Will managers or AI have the extra bandwidth it takes to keep home office workers on board? Considering the consistently negative findings of employee engagement surveys, it’s not an exaggeration to say that we have been facing a long-term crisis in this area. Most recently, for example, Gallup reported that 83 per cent of the UK workforce is either disengaged or ambivalent about their jobs or company.

Although the current state of affairs sounds bad enough, the potentially increasing appetite for remote working among employers in the wake of the pandemic is expected to further aggravate the problem.

There are some obvious benefits to remote working. It saves overhead costs for the company, makes employees more productive and allows them to have a better work-life balance. However, all these upsides are contingent on whether management style, company culture, technological tools, or a combination of these, can mitigate or cancel out potential negative effects: isolation, cumbersome internal communication and a sense of not being valued, as a result.

Digital approaches support remote working

Thankfully, remote managers are not left to their own devices: the concepts and frameworks they can leverage have already been around for years. The idea, for example, that appraisals – the annual harvest times of employee feedback – are no longer fit for purpose is not new. Their usefulness has been debated ever since Adobe adopted the method of constant assessment and feedback in 2011.

The kind of regular and informal check-ins that Adobe embraced – and which are now widely popular – seem to much better support the kind of conversational relationship that today’s employees, especially millennials, are looking for. What’s more, in a remote working environment, these check-ins can become an essential tool for managers to avoid getting out of touch with their employees and establish the kind of coaching-centred relationship that is highly valued by the latter.

To gain actionable insights from these short, regular exchanges between bosses and employees, there is a wide range of feedback management apps enabling their collection and processing to make sure concerns and suggestions brought up during these conversations are dealt with in a meaningful manner. And the concept of digital emotional intelligence (DEQ) isn’t new either.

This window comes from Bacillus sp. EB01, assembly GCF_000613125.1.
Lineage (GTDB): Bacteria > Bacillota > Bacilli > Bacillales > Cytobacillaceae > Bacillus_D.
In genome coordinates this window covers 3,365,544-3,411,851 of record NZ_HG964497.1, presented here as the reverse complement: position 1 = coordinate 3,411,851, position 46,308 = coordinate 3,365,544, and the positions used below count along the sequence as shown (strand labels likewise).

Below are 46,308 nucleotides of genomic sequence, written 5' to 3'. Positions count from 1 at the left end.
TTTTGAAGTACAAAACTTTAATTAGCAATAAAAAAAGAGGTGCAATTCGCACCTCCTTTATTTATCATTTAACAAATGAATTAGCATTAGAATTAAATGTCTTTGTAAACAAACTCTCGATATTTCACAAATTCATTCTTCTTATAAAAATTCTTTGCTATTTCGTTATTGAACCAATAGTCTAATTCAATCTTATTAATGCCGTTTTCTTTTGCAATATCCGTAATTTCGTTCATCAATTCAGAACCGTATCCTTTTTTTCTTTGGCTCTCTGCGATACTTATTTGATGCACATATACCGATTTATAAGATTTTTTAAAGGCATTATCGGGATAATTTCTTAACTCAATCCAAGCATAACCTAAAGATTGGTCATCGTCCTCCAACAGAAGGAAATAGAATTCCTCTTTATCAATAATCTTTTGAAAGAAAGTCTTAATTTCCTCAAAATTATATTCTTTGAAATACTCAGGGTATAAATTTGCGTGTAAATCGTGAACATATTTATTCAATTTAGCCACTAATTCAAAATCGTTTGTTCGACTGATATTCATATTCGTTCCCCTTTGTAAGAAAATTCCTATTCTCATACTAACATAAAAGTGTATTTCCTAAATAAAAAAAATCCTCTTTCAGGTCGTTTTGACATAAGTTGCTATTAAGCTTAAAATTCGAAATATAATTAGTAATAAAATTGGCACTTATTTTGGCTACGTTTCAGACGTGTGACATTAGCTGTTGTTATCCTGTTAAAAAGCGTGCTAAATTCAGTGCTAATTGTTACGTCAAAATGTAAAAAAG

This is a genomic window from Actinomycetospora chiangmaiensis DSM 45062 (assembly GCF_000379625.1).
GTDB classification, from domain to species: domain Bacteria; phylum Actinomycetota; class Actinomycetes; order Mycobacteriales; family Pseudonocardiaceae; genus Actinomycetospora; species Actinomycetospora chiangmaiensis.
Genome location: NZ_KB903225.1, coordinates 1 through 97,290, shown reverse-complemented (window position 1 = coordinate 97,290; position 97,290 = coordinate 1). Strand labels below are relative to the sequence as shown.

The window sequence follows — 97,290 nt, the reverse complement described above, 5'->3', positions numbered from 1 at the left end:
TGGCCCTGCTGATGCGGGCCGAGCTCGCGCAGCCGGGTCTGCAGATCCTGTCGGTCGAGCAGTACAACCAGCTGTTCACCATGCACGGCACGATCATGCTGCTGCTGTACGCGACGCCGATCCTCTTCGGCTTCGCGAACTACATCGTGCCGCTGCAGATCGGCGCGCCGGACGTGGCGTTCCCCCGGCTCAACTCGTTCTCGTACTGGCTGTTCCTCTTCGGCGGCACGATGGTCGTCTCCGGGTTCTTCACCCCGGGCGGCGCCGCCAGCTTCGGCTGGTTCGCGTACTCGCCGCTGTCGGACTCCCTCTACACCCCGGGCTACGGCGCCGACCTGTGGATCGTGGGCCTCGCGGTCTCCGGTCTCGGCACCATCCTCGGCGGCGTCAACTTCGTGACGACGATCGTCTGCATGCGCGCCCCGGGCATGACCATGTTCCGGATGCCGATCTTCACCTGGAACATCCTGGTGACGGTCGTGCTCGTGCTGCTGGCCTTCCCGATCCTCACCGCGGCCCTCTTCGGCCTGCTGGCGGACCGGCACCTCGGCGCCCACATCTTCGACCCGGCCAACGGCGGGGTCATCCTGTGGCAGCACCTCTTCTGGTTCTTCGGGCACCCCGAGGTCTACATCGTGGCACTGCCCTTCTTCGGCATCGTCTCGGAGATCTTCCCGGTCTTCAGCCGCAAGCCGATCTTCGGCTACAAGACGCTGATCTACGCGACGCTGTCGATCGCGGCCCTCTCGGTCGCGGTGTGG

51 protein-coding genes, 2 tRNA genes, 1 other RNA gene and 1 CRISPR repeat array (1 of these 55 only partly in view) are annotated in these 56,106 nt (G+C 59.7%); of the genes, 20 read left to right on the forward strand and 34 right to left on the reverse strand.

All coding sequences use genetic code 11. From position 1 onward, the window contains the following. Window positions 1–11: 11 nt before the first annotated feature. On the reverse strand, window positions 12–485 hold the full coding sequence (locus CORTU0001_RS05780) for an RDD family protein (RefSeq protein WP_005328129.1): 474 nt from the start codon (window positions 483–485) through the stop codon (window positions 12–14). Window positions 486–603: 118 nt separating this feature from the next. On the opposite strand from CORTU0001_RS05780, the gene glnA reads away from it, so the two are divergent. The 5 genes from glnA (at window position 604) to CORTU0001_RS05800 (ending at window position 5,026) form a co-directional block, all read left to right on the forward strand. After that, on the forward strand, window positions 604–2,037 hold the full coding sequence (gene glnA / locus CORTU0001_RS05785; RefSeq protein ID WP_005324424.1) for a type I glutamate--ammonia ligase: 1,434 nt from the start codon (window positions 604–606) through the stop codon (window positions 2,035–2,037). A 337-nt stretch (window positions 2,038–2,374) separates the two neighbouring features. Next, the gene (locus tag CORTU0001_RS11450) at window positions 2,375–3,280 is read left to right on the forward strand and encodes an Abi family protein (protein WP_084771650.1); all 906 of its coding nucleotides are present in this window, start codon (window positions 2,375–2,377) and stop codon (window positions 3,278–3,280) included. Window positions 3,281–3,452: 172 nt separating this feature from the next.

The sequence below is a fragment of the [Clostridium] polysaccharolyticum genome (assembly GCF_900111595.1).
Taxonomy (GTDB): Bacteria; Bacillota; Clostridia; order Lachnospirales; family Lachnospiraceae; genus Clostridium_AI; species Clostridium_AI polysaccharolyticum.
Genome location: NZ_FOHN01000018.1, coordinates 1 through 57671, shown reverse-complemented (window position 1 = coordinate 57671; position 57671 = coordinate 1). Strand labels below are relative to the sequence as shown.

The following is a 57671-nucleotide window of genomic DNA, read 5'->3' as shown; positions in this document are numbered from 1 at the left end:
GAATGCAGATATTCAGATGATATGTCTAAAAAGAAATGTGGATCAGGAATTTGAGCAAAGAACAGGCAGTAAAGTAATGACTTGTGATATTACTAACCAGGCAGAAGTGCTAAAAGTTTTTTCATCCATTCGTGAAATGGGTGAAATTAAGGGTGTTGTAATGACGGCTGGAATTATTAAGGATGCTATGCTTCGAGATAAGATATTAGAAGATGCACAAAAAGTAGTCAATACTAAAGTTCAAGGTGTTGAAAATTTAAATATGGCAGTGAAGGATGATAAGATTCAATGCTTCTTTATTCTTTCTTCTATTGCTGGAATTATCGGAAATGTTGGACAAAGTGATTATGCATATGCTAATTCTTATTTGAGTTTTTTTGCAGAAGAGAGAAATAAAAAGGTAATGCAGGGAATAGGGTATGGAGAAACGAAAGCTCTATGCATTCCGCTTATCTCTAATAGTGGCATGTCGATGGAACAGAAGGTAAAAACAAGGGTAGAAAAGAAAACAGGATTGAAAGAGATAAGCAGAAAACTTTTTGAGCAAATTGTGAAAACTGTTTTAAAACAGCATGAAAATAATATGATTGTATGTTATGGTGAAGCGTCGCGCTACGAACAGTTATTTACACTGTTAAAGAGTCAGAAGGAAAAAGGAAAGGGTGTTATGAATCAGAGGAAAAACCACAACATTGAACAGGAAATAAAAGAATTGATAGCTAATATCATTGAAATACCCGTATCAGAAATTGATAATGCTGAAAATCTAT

Building on the original EQ framework, the DQ Institute, an international think-thank, has defined the approaches, skills and abilities it entails in a digital context. Empathy lying at the heart of DEQ means that participants in online communication are fully aware – or at least strive to be – of how their utterances and tone of voice may impact the feelings of others and how to adjust them to various online platforms.

This is, of course, easier said than done. Although emoticons can add another dimension to the flatness of hastily written communications by supplying some interpersonal visual clues that face-to-face interactions rely on, they are still very limited and tend to get overused. Smileys tagged to critical comments to take some of the sting out of them are often read as snarling rather than smiling faces. Research also shows that colleagues working remotely show less willingness to give co-workers the benefit of the doubt in problematic situations than those who share a physical office, which is another aspect that managers need to address in remote working situations.

But there is much more to DEQ than empathy. It’s also about self-awareness and self-control. Admitting to your weaknesses and trying to make up for them, controlling your impulses and exercising self-discipline, as well as the willingness to listen to others’ opinions before making decisions are as – if not more – essential in remote working relationships as in office environments.

Automation and AI humanise employee engagement

Although scrapping annual appraisals have freed managers, the time spent doing regular check-ins, and keeping both your physical and virtual office door open also add up. One of the time-efficient ways of tracking employee engagement that lends itself readily to remote work too is a pulse survey – a short automated assessment consisting of one or a couple of questions sent to a group of employees on a weekly or monthly basis. They are done anonymously and often invite suggestions and ideas for improvement too, so colleagues can feel their voice is heard.

Another more advanced and furtive method, that brings arguably more authentic results, relies on natural language and sentiment analysis. Algorithms sift through emails and messages on collaboration apps analysing the kind of language and emojis used, and flag exchanges suggestive of dissatisfaction, ebbing emotional commitment to the company or an intention to quit. They can even leverage biometrical data to assess engagement.

If the counterintuitive success of virtual assistants in customer service is anything to go by, conversational engagement surveys carried out by AI may soon gain ground too. It’s better to be asked customised questions by a robot about how you like working with your colleagues, being managed by your boss or whether you are unhappy with the work processes than not being asked at all. Especially if your feedback is acted upon. However, many of us would still agree that a corporate culture of continuous, high-quality feedback and a boss with an advanced analogue and digital EQ will remain hard to beat for quite some time.

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